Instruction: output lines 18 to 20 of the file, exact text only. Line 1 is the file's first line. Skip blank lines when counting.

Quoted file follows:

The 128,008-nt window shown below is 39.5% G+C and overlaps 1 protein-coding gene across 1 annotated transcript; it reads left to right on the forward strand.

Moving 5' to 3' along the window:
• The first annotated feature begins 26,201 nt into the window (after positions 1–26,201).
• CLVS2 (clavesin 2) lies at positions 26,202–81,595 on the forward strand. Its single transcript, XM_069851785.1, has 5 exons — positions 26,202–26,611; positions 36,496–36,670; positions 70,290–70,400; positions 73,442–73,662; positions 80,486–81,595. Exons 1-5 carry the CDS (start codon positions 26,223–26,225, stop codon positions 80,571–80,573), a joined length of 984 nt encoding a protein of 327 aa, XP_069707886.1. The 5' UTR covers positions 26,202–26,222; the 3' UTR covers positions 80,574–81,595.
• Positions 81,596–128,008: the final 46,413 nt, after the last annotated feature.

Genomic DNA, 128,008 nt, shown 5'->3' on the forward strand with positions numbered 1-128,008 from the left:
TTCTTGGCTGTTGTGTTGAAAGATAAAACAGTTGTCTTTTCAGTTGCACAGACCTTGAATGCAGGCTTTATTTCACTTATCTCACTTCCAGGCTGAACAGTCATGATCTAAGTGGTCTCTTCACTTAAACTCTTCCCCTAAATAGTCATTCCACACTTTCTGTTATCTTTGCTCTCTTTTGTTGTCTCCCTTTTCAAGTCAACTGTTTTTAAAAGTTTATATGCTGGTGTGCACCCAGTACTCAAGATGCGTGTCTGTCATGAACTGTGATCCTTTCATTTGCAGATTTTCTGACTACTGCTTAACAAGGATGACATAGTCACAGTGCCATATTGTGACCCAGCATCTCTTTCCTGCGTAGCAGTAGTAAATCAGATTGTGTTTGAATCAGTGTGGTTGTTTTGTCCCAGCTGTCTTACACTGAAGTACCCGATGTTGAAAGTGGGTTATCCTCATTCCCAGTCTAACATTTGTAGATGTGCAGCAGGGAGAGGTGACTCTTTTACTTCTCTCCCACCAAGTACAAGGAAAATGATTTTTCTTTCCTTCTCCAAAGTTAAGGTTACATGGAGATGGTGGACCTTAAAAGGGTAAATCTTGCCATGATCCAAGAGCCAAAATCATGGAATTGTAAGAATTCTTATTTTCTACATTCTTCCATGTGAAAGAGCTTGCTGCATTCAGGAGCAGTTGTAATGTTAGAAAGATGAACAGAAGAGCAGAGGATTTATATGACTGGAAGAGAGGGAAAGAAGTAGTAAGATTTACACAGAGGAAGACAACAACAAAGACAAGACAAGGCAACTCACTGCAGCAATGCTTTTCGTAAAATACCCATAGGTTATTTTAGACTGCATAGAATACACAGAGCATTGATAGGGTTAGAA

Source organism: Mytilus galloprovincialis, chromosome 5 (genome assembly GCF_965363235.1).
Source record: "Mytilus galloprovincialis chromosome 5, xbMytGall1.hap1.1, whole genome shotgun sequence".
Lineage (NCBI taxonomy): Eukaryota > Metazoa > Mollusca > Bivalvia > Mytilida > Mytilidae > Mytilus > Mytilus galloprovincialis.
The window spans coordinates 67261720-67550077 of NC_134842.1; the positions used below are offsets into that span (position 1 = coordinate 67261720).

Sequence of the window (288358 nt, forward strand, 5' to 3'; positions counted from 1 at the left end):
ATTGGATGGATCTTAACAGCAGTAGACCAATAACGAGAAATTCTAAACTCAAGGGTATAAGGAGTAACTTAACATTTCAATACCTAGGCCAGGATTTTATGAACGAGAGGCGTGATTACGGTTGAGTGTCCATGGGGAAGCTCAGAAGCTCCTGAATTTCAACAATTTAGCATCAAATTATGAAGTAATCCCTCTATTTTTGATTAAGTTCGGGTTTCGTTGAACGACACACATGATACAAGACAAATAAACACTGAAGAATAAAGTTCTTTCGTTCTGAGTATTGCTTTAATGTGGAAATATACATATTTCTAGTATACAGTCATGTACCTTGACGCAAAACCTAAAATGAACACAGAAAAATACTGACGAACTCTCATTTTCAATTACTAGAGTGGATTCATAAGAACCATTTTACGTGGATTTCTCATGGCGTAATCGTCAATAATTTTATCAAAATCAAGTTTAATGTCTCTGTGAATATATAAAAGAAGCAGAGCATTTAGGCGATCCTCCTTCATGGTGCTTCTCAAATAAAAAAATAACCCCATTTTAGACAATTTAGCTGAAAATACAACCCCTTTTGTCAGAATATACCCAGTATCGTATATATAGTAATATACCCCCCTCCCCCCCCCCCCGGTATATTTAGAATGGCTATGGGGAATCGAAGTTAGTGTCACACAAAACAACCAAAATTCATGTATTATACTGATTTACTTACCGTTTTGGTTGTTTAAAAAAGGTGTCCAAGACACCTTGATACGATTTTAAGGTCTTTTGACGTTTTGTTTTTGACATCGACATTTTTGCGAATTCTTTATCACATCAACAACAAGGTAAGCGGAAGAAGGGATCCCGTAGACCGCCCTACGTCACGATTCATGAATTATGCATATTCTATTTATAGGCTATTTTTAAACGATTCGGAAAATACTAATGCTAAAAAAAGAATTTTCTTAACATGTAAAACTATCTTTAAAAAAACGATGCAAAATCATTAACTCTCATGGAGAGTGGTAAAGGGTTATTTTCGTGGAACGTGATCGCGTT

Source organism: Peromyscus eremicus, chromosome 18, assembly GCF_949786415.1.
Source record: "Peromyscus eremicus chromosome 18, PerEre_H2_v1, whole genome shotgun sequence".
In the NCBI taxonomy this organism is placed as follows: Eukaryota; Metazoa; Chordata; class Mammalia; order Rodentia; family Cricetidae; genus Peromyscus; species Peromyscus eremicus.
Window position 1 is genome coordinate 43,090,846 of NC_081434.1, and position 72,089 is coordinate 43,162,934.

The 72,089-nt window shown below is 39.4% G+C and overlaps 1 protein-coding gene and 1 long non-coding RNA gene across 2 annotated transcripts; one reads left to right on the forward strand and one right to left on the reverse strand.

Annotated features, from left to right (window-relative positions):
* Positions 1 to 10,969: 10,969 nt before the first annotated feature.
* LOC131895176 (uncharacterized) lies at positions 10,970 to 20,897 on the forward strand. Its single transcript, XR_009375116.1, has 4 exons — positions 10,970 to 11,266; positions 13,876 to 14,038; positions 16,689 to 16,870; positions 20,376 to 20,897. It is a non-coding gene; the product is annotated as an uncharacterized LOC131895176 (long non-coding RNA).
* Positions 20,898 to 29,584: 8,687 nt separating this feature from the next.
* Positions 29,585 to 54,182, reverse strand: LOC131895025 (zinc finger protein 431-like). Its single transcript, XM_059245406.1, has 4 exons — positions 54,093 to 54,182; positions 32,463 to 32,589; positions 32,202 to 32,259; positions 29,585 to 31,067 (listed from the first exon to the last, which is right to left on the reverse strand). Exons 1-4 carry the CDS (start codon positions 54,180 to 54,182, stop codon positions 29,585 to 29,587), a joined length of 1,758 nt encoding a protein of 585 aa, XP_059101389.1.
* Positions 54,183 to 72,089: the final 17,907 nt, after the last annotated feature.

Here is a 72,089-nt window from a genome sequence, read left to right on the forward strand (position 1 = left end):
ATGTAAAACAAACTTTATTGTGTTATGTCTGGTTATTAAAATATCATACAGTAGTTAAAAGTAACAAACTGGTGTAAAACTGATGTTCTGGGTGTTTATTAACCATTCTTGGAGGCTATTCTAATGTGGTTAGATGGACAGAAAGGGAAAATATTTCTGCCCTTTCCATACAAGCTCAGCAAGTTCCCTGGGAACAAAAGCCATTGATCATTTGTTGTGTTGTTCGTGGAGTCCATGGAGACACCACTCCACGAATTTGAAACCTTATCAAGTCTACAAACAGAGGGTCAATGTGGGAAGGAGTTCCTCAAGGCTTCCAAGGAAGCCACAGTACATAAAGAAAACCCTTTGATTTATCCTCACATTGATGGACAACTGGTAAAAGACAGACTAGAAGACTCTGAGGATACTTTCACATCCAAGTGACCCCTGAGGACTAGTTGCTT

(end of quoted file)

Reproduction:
The 72,089-nt window shown below is 39.4% G+C and overlaps 1 protein-coding gene and 1 long non-coding RNA gene across 2 annotated transcripts; one reads left to right on the forward strand and one right to left on the reverse strand.

Annotated features, from left to right (window-relative positions):
* Positions 1 to 10,969: 10,969 nt before the first annotated feature.